The Bear and the Gardener
The Bear and the Gardener is a fable of eastern origin that warns against making foolish friendships. There are several variant versions, both literary and oral, across the world and its folk elements are classed as Aarne-Thompson-Uther type 1586. The La Fontaine version has been taken as demonstrating various philosophical lessons.
The story was introduced to western readers in La Fontaine's Fables(VIII.10). Though L'Ours et l'amateur des jardins is sometimes translated as "The bear and the amateur gardener", the true meaning is 'the garden lover'. It relates how a solitary gardener encounters a lonely bear and they decide to become companions. One of the bear's duties is to keep the flies off his friend when he takes a nap. Unable to drive off a persistent fly, the bear seizes a paving stone to crush it and kills the gardener as well.
Several lines occurring in the poem are taken as its morals. Midway there is the statement 'In my opinion it's a golden rule/Better be lonely than be with a fool', which the rest of the story bears out. The summing up at the end carries the commentary given by eastern authors that it is better to have a wise enemy than a foolish friend. The fable has given to the French language the idiom le pavé de l'ours (the bear's paving stone) and, following the Russian fabulist Ivan Krylov's version, to Russian medvezhya usluga (a bear's service) — both used for any ill-considered action with an unfortunate result. La Fontaine is considered to have been illustrating the Stoic precept that there should be measure in everything, including the making of friends. In terms of practical philosophy, the story also illustrates the important distinction that the bear fails to realise between the immediate good, in this case keeping the flies off a friend, and the ultimate good of safeguarding his welfare.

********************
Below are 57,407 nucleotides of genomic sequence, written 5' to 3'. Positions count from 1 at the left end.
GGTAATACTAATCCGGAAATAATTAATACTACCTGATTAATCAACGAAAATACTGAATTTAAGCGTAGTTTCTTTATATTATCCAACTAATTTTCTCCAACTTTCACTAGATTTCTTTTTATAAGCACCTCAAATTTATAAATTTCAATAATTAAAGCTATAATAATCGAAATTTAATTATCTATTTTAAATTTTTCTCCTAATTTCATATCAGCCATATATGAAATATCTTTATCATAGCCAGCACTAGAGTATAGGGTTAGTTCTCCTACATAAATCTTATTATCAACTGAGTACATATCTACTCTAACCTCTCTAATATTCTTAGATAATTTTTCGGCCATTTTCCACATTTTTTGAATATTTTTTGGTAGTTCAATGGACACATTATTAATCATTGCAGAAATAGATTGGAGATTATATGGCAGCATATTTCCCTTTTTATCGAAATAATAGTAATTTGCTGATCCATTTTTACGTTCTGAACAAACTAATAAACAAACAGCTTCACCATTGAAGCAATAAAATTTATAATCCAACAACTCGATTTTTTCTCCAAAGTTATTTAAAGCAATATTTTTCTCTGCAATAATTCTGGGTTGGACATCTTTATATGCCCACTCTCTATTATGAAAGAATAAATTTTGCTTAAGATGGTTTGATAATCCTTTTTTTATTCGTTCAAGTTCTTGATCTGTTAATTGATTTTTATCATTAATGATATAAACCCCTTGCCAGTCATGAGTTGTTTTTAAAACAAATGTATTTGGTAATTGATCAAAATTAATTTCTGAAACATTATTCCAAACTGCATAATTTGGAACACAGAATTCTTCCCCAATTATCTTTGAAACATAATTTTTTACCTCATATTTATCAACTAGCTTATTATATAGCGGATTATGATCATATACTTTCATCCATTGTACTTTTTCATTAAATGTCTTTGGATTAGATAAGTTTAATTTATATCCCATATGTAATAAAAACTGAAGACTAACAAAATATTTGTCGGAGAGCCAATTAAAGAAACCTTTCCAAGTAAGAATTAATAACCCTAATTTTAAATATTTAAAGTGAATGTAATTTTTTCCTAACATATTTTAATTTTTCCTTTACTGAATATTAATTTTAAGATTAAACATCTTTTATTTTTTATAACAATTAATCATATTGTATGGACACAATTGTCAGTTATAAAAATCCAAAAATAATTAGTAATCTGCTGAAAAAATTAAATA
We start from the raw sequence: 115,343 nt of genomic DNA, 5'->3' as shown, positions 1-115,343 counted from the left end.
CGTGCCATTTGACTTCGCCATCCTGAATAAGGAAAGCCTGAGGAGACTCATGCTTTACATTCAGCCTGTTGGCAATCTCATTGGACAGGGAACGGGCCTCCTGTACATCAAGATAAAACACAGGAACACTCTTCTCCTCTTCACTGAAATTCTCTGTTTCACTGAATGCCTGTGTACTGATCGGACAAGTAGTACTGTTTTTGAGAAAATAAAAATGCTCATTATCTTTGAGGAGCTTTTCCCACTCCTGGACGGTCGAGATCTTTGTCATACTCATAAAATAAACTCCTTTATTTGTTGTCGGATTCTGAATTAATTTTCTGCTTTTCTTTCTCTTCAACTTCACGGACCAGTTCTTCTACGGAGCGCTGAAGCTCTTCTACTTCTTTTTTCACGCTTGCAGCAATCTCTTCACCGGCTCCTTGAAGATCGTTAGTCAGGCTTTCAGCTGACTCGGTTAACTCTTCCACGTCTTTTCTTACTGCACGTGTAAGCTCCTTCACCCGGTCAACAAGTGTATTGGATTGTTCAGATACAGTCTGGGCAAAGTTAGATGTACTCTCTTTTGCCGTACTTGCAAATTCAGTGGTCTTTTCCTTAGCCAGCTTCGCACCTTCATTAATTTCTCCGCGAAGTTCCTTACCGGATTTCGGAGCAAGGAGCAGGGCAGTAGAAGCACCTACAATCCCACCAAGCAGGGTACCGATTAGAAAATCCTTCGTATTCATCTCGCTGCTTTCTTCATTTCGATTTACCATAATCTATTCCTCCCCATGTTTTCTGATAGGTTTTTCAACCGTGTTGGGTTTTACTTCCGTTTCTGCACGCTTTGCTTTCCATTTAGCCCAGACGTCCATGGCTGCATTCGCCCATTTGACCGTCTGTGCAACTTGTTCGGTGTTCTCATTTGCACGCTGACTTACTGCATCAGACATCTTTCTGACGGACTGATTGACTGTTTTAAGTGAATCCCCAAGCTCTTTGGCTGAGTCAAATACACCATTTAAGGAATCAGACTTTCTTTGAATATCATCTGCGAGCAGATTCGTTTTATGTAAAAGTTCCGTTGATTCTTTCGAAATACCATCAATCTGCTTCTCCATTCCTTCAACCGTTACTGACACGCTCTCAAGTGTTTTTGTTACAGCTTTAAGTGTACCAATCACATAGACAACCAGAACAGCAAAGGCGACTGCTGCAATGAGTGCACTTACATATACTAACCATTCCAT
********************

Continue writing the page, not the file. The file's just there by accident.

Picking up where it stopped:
The story gained currency in England from the 18th century on through translations or imitations of La Fontaine. One of its earliest appearances was in Robert Dodsley's Select fables of Esop and other fabulists (1764), where it is given the title "The Hermit and the Bear" and a milder ending. In this version a hermit has done the bear a good turn; later still this was identified with taking a thorn from its paw, drawing on the story of Androcles and the Lion. Serving the hermit afterwards out of gratitude, the bear strikes him in the face when driving off a fly, and the two then part. It was this version that was taken up in early 19th century rhyming editions for children. Among them are Mary Anne Davis' Fables in Verse: by Aesop, La Fontaine, and others, first published about 1818, and Jefferys Taylor's Aesop in Rhyme (1820). Krylov also used the title "The Hermit and the Bear" in his imitation of La Fontaine's fable (1809), but retained the usual fatal ending. Later in the century the origin of the story was forgotten in England and it was taken as one of Aesop's Fables.